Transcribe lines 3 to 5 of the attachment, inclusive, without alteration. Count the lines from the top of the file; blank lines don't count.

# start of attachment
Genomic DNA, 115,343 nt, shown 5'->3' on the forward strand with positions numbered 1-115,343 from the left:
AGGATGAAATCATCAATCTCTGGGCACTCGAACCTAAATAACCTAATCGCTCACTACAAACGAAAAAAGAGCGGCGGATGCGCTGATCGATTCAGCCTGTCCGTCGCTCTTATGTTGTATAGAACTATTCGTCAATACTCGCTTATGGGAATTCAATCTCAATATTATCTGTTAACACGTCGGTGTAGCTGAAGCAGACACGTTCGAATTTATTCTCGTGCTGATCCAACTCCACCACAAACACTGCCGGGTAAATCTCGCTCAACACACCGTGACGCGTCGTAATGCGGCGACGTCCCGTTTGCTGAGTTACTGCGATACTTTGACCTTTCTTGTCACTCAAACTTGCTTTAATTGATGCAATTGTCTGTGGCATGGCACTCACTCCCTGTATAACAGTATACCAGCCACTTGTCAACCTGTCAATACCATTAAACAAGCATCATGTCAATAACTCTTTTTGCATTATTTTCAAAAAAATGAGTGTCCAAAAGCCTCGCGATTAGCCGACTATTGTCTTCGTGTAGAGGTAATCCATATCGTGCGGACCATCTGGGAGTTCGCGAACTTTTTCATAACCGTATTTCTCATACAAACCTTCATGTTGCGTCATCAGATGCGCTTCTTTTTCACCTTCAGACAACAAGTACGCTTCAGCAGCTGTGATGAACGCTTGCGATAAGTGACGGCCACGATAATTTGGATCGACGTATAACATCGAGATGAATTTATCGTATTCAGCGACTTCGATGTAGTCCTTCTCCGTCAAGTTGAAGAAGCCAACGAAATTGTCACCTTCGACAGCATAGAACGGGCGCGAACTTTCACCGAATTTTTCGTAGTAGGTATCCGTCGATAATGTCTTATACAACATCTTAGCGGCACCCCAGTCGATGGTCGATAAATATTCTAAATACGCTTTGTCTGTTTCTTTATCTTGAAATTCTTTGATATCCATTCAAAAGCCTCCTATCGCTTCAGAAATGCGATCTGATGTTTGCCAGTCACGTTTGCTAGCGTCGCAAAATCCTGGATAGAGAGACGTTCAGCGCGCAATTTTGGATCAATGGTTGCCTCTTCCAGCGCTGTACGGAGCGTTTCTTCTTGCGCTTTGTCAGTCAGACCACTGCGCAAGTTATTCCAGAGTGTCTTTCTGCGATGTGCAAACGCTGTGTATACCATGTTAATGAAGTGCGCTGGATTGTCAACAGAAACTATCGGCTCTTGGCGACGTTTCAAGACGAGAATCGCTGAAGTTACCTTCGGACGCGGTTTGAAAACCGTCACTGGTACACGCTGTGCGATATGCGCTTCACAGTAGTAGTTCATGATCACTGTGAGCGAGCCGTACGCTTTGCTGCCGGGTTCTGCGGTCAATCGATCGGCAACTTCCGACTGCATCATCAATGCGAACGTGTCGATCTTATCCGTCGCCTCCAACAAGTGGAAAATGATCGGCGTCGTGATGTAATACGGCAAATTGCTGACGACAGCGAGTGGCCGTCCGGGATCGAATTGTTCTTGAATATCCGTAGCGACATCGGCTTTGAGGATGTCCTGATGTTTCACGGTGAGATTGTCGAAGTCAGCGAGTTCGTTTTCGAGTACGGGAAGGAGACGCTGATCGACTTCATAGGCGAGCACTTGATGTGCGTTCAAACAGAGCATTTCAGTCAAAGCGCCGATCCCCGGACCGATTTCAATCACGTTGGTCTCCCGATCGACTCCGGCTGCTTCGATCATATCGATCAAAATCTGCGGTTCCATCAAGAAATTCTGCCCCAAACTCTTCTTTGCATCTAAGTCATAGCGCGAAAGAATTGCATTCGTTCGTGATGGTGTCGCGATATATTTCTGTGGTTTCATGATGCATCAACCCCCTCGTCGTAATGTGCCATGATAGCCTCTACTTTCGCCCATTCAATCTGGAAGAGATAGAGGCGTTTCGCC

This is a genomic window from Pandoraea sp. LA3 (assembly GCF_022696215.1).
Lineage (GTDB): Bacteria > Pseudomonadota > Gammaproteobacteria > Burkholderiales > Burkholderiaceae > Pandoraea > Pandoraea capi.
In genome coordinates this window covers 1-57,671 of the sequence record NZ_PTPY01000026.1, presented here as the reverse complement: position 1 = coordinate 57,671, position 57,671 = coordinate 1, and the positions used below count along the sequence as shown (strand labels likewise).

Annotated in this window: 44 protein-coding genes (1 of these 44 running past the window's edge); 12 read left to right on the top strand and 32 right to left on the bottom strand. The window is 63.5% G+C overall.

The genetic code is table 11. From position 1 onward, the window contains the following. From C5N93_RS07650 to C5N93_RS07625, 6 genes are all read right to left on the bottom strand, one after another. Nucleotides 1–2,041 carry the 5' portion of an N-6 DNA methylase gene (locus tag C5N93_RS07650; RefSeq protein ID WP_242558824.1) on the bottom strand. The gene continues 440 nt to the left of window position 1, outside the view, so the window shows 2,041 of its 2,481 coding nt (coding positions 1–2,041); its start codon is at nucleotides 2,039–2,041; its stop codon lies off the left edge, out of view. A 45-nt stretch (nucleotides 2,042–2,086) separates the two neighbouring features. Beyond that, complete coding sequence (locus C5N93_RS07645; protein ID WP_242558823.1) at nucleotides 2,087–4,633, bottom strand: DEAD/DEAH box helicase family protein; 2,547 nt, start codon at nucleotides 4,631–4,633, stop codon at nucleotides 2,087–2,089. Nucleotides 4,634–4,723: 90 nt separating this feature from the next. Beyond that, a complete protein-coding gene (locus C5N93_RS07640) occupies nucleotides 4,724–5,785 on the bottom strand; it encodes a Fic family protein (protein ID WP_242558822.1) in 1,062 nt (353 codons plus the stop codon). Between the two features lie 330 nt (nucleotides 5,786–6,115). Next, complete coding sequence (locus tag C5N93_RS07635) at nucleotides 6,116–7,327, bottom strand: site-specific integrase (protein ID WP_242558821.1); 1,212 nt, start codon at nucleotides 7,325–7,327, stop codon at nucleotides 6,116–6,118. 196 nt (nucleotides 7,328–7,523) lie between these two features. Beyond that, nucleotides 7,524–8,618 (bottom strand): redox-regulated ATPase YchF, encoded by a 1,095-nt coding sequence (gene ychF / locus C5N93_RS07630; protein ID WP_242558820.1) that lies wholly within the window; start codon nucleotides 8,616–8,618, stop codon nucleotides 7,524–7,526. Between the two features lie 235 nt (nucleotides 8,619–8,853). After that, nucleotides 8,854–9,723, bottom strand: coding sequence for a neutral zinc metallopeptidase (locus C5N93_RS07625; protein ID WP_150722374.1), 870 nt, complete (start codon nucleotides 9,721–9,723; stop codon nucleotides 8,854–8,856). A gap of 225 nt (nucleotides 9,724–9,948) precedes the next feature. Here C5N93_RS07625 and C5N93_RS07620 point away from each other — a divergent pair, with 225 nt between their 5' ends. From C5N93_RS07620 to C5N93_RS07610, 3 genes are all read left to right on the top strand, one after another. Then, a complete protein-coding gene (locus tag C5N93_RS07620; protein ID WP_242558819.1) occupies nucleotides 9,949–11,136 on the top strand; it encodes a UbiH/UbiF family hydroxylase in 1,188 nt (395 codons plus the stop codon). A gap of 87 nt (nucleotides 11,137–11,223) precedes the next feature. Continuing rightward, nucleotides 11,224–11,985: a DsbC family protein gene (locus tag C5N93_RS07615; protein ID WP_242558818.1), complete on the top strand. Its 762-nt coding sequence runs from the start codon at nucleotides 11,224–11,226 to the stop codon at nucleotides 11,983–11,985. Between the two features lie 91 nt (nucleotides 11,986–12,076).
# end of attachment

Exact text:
This is a genomic window from Pandoraea sp. LA3 (assembly GCF_022696215.1).
Lineage (GTDB): Bacteria > Pseudomonadota > Gammaproteobacteria > Burkholderiales > Burkholderiaceae > Pandoraea > Pandoraea capi.
In genome coordinates this window covers 1-57,671 of the sequence record NZ_PTPY01000026.1, presented here as the reverse complement: position 1 = coordinate 57,671, position 57,671 = coordinate 1, and the positions used below count along the sequence as shown (strand labels likewise).